Sharp-shinned hawks have been observed preying on gardening birds at bird feeders.
8. Red-Shouldered Hawk
|Scientific Name||Buteo lineatus|
|Wingspan||35 to 50 inches|
|Weight||1.2 to 1.5 pounds|
|Size||15 to 24 inches|
The red-shouldered hawk is a beautiful woodland raptor. The barred, warm crimson of the chest and chest contrasts starkly with the dark-brown and white speckled upper wings and back.
They have a large tail and long golden legs.
When perched, the hawk’s trademark crimson shoulders are evident. However, the white patches on its back are much more noticeable.
Despite this, they are frequently mistaken for the bigger red-tailed hawks.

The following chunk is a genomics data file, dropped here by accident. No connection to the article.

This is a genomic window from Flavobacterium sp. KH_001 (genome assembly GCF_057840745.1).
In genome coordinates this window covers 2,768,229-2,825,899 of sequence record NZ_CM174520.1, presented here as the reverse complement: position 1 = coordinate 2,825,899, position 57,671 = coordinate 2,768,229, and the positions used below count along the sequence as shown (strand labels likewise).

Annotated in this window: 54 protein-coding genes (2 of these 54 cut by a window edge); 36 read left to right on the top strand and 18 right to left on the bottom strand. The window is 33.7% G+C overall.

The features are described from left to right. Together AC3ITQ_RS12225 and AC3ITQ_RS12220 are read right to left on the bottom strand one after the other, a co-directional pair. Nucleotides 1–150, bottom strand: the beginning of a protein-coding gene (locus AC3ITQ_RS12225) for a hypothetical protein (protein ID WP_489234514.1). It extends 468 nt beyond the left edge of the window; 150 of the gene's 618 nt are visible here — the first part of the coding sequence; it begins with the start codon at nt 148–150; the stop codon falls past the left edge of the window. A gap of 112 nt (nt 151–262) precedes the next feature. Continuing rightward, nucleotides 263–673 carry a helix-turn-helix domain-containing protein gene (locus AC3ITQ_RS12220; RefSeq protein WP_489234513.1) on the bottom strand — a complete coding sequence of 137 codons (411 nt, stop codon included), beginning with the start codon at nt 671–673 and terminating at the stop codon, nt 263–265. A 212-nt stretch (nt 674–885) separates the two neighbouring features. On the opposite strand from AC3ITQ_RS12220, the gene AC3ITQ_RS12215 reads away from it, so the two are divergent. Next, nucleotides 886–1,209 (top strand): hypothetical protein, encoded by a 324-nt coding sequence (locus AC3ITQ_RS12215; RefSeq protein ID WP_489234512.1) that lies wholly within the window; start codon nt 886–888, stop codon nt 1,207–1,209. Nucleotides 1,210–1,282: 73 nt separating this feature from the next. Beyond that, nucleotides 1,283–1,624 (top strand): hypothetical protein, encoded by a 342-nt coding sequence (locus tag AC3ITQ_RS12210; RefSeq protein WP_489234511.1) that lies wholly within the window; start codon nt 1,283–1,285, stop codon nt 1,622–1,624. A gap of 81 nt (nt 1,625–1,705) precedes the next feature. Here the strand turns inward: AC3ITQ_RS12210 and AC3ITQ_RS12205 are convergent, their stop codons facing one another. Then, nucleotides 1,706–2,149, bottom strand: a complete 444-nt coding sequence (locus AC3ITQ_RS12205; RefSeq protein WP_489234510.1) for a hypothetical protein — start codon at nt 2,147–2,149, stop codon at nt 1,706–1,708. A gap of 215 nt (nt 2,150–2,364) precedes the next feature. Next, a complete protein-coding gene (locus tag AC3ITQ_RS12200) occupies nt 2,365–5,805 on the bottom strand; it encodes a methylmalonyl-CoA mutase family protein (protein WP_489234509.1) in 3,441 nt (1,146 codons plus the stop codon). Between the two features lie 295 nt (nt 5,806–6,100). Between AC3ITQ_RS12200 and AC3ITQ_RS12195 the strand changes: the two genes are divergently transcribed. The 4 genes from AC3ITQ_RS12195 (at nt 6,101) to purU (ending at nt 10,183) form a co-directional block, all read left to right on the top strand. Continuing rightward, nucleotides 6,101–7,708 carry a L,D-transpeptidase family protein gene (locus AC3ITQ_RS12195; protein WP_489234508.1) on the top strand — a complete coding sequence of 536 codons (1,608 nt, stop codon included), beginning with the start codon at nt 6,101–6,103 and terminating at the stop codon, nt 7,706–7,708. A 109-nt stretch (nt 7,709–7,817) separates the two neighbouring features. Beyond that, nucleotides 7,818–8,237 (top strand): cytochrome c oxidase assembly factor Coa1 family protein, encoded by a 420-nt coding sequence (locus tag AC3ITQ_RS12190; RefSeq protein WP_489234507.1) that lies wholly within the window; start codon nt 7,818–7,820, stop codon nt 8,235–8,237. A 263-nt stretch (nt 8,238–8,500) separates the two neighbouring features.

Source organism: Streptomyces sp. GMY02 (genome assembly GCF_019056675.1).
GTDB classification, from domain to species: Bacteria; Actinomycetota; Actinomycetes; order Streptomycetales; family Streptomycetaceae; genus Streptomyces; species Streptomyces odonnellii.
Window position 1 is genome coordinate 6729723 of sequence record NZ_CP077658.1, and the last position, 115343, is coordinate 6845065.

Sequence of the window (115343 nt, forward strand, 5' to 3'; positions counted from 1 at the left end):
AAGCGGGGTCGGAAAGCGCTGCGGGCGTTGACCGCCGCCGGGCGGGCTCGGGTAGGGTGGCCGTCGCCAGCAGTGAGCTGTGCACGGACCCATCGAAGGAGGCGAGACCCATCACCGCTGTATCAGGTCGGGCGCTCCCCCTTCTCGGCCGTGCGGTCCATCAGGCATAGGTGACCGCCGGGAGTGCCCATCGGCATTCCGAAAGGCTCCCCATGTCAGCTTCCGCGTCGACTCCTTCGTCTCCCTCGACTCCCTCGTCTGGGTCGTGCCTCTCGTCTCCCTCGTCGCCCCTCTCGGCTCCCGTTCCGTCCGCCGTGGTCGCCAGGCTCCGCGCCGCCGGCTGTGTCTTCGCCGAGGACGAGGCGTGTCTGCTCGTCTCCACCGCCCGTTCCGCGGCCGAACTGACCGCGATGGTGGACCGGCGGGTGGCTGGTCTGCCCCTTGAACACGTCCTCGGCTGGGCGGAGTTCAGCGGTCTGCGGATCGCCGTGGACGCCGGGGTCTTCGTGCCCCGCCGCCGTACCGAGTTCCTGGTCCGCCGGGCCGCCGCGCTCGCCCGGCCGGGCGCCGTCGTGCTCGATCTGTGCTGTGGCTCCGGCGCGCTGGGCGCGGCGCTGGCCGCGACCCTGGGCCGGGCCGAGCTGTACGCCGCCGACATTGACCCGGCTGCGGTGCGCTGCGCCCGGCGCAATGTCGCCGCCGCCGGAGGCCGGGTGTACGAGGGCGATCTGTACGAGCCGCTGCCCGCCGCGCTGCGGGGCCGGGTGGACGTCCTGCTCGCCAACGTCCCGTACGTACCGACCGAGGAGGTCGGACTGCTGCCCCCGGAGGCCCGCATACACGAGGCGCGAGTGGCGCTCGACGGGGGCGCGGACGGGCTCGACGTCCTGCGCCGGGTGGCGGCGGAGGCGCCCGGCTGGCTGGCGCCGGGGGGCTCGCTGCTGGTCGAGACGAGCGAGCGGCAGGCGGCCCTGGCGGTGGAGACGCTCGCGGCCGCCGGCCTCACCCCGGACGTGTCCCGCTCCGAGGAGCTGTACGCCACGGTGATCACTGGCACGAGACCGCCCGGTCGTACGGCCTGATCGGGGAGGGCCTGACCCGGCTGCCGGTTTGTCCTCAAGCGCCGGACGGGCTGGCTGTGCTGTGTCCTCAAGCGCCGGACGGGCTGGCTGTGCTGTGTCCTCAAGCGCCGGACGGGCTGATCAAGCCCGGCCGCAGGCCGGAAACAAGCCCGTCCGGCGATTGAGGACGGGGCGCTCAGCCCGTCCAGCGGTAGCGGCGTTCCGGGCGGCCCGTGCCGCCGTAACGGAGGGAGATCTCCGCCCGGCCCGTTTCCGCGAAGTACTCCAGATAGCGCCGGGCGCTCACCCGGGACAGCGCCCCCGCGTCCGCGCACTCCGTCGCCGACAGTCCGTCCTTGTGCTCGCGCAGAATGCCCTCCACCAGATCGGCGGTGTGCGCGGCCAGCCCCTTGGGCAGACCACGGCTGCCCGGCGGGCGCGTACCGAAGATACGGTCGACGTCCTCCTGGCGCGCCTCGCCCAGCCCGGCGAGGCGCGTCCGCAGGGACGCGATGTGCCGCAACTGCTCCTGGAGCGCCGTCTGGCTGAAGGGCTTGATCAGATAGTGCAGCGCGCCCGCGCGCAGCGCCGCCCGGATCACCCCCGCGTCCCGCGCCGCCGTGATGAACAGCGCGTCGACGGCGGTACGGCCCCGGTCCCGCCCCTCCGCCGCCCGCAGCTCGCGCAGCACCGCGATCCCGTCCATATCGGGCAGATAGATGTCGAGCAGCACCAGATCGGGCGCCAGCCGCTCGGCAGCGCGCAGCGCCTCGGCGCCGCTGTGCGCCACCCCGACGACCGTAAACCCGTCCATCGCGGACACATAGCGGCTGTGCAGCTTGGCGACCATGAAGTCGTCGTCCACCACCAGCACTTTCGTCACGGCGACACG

Woodlands and low-lying hardwood woods near rivers and deciduous marshes are home to red-shouldered hawks. Unfortunately, most of their habitat has been disrupted by deforestation, which has negatively influenced the species.
They are, nevertheless, flexible, and if evicted, they may seek refuge in forests near human settlements and suburban areas.
Red-shouldered hawks have resident populations in Ohio, as well as migratory birds coming from the northeast. Stick nests are built by breeding couples in the major forks of big trees.
Shredded leaves, bark, and sprigs are used to line their nests.
Rodents are the main food source for red-shouldered hawks. They hunt from a perch or while flying, striking prey from a great distance.
Some of their favorite prey are moles, gophers, voles, and chipmunks. Amphibiansbirds, crabs, fish, reptiles, and huge insects are also among their prey.